Finland, Spain, Portugal and Greece lifted their barriers this year, while most other countries are relaxing them.

On the other hand, Austria and Germany have indicated they will keep the restrictions on the free movement of labour - one of the EU's fundamental pillars - for a maximum period of seven year, until 2011.

Concerning Romania and Bulgaria, most EU member states have yet to clarify their position on whether to impose temporary labour barriers against their workers or not.

UK drafts plans to limit Bulgaria and Romania migrants

The UK government is drafting a work permit scheme aimed at limiting the number of Bulgarian and Romanian jobseekers coming to Britain after the two countries join the EU, with both interior and finance ministries in favour of a regime similar to one already in place for other third country nationals.

EU posted workers face hurdles

Negotiations among the EU institutions will start soon, but could be difficult on several issues - like the inclusion of the transport sector or the duration of a posting.

EU overcomes divisions on posted workers

After a 12-hour discussion, EU employment ministers struck a compromise to reform the rules on workers posted in another country. The principle of equal pay for equal work has been adopted but the transport sector will get special treatment.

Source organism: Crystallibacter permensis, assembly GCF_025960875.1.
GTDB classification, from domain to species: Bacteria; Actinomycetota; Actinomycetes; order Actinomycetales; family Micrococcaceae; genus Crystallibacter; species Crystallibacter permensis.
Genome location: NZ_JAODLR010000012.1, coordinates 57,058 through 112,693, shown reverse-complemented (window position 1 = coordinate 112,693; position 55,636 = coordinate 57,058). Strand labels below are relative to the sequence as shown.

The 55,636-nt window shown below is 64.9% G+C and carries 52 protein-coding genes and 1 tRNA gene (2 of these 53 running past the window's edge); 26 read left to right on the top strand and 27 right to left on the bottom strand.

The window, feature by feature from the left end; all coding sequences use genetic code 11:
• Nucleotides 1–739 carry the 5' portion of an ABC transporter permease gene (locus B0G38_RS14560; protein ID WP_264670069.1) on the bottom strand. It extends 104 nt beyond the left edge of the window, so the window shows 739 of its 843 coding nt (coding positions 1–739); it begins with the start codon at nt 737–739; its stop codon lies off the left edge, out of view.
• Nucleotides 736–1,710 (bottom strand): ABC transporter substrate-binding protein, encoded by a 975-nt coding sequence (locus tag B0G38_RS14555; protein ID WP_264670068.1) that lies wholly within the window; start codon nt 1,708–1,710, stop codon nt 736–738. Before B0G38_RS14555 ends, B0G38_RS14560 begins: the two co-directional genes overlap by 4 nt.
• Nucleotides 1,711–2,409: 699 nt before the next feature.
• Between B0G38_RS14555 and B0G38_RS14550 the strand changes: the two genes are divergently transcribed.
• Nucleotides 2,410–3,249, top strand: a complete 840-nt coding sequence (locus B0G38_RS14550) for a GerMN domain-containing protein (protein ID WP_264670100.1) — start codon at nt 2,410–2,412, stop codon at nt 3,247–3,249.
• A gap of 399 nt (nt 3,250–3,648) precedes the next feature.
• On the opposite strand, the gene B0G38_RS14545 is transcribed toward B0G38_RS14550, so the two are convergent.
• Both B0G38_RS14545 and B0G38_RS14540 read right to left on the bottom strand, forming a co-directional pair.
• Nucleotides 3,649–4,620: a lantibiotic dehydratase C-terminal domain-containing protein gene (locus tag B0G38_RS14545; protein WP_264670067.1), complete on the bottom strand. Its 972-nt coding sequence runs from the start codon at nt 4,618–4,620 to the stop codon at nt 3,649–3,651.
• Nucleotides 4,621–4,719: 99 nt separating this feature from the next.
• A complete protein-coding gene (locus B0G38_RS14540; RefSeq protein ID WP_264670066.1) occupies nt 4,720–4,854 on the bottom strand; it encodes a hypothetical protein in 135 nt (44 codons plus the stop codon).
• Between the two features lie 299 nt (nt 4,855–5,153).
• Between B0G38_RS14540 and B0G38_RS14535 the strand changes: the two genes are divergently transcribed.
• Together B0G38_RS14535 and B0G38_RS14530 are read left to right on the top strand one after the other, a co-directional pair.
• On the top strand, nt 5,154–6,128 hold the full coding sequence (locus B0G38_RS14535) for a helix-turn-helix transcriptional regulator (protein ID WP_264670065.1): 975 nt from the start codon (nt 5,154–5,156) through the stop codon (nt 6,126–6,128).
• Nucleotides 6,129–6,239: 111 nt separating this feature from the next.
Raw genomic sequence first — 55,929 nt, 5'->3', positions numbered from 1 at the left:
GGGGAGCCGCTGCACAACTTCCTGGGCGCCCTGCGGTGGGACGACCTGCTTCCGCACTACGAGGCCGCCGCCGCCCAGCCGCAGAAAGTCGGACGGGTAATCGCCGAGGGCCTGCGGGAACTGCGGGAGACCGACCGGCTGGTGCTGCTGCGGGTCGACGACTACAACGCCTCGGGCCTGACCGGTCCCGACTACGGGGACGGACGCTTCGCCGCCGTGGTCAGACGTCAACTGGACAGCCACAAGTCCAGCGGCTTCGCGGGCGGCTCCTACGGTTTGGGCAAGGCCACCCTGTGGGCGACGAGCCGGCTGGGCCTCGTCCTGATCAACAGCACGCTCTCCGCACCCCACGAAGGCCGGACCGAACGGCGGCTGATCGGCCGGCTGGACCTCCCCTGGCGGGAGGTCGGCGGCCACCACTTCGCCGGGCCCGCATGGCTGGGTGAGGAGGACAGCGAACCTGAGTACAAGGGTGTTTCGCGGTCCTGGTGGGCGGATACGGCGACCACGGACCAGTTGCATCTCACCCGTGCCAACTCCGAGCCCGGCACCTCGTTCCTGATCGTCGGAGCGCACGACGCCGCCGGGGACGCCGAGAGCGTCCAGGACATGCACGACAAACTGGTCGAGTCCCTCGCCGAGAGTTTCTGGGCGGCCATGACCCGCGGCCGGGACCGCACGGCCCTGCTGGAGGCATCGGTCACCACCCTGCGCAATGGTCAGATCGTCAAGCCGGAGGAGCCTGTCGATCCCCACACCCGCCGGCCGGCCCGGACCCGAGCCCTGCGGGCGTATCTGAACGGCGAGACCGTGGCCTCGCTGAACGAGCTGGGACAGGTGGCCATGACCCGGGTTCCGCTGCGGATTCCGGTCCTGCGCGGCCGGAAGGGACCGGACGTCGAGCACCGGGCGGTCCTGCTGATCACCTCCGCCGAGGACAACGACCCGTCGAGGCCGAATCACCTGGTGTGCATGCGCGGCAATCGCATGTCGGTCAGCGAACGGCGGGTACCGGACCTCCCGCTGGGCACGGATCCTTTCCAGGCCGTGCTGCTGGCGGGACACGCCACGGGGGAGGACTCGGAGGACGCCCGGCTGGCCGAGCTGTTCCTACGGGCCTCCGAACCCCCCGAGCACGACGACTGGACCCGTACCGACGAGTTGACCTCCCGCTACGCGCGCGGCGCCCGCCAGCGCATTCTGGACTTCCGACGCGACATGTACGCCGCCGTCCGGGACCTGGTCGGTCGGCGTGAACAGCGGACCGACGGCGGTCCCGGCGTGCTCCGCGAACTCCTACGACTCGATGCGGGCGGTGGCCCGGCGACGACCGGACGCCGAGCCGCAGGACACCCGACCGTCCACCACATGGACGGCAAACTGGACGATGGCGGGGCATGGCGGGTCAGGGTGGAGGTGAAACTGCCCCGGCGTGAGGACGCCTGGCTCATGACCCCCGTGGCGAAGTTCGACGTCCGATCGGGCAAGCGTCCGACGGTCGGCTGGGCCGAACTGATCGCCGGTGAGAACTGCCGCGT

Opinion

Mind the gap: inequality in our cities

Minimum wages, 'living' wages and a universal basic income are all part of the ongoing mix to find ways to reduce social inequality across the EU.

News in Brief

  1. European Banking Authority will move to Paris
  2. EU court threatens daily fine over Polish forest logging
  3. EU medicines agency will move to Milan or Amsterdam
  4. Amsterdam, Copenhagen, Milan in next round of EMA vote
  5. Three countries pull out of medicines agency Brexit race
  6. Schulz calls for new German elections
  7. EU Commission 'confident' on German stability
  8. EU adopts new border check rules

Stakeholders' Highlights

  1. Bio-Based IndustriesBio-Based Industries: European Growth is in Our Nature!
  2. Dialogue PlatformErdogan's Most Vulnerable Victims: Women and Children
  3. UNICEFEuropean Parliament Marks World Children's Day by Launching Dialogue With Children
  4. European Jewish CongressAntisemitism in Europe Today: Is It Still a Threat to Free and Open Society?
  5. Counter BalanceNew Report: Juncker Plan Backs Billions in Fossil Fuels and Carbon-Heavy Infrastructure
  6. Nordic Council of MinistersNordic countries prioritise fossil fuel subsidy reform
  7. Mission of China to the EUNew era for China brings new opportunities to all
  8. ACCASmall and Medium Sized Practices Must 'Offer the Whole Package'
  9. UNICEFAhead of the African Union - EU Summit, Survey Highlights Impact of Conflict on Education
  10. Nordic Council of MinistersNordic Council Calls for Closer Co-Operation on Foreign Policy
  11. Swedish EnterprisesTrilogue Negotiations - Striking the Balance Between Transparency and Efficiency
  12. Access EuropeProspects for US-EU Relations Under the Trump Administration - 28 November 2017